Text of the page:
Often, you’ll come across someone very successful at something, you’ll be told that she or he is a natural born [whatever].
Now, that’s a nice thing to say. Really. It’s sweet.
But it’s also total nonsense.
The myth of the natural born [whatever] lingers on thanks to two kinds of people: those who are extremely good at what they do and yet don’t want others to be as good; and those who are addicted to tedious self-talk that prevents them from achieving success. After all, why bother trying when you aren’t a natural born [whatever]?
The blatant truth is that characteristics – both those expressed outwardly, and those felt internally – drive individual success. Yes, some people possess success-friendly characteristics because of their childhood experiences or lucky breaks or whatever. Good for them.
But to extend this belief and accept that only people with these helpful childhood advantages or whatever experience professional success is absurd at best, insane at worst, and mediocre at all times.
There are successful people in every field who simply weren’t born with a silver spoon, and whose life daunting experiences should have easily crushed long, long ago. These successful-despite-the-obstacles people aren’t the exceptions to the rule. There are too many of them. The truth is simpler. They just don’t believe in natural born [whatevers]. Neither should you.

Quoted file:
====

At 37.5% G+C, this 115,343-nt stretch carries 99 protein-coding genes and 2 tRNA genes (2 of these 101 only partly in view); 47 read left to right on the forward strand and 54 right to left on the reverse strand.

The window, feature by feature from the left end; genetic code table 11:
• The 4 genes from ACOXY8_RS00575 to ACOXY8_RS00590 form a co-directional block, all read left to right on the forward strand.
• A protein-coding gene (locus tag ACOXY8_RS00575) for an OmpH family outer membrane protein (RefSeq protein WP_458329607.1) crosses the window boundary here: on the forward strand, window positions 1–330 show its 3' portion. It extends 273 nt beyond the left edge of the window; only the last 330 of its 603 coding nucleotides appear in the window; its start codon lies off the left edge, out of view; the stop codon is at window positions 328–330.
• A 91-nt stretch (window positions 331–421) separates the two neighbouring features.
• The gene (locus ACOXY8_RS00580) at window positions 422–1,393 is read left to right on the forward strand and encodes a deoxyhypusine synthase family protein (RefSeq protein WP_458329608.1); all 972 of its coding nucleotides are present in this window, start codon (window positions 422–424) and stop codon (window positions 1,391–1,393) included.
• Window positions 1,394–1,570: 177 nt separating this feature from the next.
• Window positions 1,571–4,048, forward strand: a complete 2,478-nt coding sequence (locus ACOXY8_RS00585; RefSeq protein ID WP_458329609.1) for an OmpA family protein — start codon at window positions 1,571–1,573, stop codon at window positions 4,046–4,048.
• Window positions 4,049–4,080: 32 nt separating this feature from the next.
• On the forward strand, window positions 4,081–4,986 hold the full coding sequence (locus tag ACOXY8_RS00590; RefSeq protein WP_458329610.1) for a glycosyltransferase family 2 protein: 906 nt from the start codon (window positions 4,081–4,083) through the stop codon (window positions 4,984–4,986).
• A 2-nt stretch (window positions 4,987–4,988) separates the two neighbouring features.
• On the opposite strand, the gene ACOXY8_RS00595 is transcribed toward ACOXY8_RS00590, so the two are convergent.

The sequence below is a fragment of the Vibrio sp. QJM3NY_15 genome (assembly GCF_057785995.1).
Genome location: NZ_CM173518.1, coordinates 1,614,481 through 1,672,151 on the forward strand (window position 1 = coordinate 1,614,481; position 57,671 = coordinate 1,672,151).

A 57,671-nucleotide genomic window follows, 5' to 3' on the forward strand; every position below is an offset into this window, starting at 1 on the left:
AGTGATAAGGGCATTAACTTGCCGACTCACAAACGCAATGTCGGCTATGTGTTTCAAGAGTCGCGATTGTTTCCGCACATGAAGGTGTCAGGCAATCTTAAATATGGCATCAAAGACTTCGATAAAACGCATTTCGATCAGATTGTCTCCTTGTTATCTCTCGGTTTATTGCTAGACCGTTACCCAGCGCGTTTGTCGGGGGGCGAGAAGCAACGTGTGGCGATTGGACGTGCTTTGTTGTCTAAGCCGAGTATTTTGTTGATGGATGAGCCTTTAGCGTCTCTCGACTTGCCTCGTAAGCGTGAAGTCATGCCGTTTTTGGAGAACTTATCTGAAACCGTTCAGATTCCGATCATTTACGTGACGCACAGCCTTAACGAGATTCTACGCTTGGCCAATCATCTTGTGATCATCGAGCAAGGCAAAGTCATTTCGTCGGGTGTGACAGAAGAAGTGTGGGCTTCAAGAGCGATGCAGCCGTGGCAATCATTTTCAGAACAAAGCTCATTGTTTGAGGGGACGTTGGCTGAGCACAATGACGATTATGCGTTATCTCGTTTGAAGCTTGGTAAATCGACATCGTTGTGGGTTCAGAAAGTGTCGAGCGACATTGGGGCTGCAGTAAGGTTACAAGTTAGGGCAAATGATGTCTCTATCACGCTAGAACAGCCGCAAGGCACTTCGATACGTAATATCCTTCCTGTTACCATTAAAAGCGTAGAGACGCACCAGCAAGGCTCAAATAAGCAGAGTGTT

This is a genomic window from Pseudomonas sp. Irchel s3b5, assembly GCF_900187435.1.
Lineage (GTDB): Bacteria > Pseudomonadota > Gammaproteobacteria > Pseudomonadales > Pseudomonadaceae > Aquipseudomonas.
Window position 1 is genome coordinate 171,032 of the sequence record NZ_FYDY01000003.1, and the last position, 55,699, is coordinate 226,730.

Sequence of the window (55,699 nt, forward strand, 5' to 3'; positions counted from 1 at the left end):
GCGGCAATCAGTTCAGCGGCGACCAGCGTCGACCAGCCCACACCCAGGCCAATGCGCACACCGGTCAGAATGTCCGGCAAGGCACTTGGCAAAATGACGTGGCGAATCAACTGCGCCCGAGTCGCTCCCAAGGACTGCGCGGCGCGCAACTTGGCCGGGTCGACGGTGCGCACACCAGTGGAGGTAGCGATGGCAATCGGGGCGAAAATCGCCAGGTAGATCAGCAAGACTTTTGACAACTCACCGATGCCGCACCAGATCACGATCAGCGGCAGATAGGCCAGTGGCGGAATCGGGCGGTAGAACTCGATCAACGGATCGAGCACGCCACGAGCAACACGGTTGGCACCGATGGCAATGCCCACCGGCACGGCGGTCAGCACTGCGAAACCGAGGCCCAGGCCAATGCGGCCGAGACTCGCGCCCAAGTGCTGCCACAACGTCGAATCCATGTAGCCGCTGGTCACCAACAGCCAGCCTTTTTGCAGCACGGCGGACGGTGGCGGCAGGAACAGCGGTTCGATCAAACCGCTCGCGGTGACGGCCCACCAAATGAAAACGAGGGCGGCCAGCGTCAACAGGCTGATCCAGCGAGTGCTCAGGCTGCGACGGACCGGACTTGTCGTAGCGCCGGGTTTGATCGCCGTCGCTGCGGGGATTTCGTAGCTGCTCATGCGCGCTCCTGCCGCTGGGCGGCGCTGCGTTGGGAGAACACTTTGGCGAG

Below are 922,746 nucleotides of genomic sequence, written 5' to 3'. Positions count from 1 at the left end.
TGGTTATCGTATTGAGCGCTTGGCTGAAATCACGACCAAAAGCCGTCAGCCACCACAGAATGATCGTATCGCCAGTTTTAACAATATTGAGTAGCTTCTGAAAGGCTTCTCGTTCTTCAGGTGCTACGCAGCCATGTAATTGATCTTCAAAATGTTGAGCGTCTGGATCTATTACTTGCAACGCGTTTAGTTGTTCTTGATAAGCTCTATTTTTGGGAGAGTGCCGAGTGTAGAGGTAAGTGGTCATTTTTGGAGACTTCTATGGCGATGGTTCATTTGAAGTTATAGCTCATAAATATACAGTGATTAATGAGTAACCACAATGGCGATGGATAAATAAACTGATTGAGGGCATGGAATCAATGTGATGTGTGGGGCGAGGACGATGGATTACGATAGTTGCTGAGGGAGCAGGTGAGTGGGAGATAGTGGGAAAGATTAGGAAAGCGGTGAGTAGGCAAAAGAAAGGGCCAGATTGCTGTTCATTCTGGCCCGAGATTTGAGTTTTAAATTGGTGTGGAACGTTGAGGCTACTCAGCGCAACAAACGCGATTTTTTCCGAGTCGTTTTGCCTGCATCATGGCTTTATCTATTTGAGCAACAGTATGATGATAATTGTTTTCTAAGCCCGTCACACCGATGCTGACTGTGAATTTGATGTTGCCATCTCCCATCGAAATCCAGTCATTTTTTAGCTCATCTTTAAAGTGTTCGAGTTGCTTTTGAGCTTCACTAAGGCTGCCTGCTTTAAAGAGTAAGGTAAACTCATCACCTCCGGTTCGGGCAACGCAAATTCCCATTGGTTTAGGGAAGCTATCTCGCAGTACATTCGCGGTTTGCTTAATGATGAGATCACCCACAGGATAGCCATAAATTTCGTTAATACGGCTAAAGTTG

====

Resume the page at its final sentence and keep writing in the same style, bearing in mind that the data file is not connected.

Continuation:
You must accept, before you actually do anything in your professional life, that you have the potential to cultivate every success- friendly characteristic that you want. If you want to get religious about it (and perhaps you don’t; I’m not sure I want to either), you can indeed become a natural born again sales professional; and you can do this at any time. (Hint: start NOW.)
Here are some very effective success-friendly characteristics to cultivate. These will guide you to success for longer than any “lucky break” ever could:
Optimism: expect to solve problems, and portals to achievement mysteriously open up (don’t ask me how, they just do).
Resilience: nothing in nature – ever – survives, let alone thrives, unless it’s resilient. And guess what: you’re in nature! Might as well survive and thrive.
Empathy: “it’s not just for Social Workers anymore.” Decisions are based on feelings, and logic supports them. Always. Get in touch with your feelings and discover your innate, instinctual intelligence.
Personability: this isn’t a word. But it should be; because the word personable is far too lightweight; and static. Personability is personality in capable action; it’s the ability to connect with people on the level that people were meant to connect to each other upon: as a human being.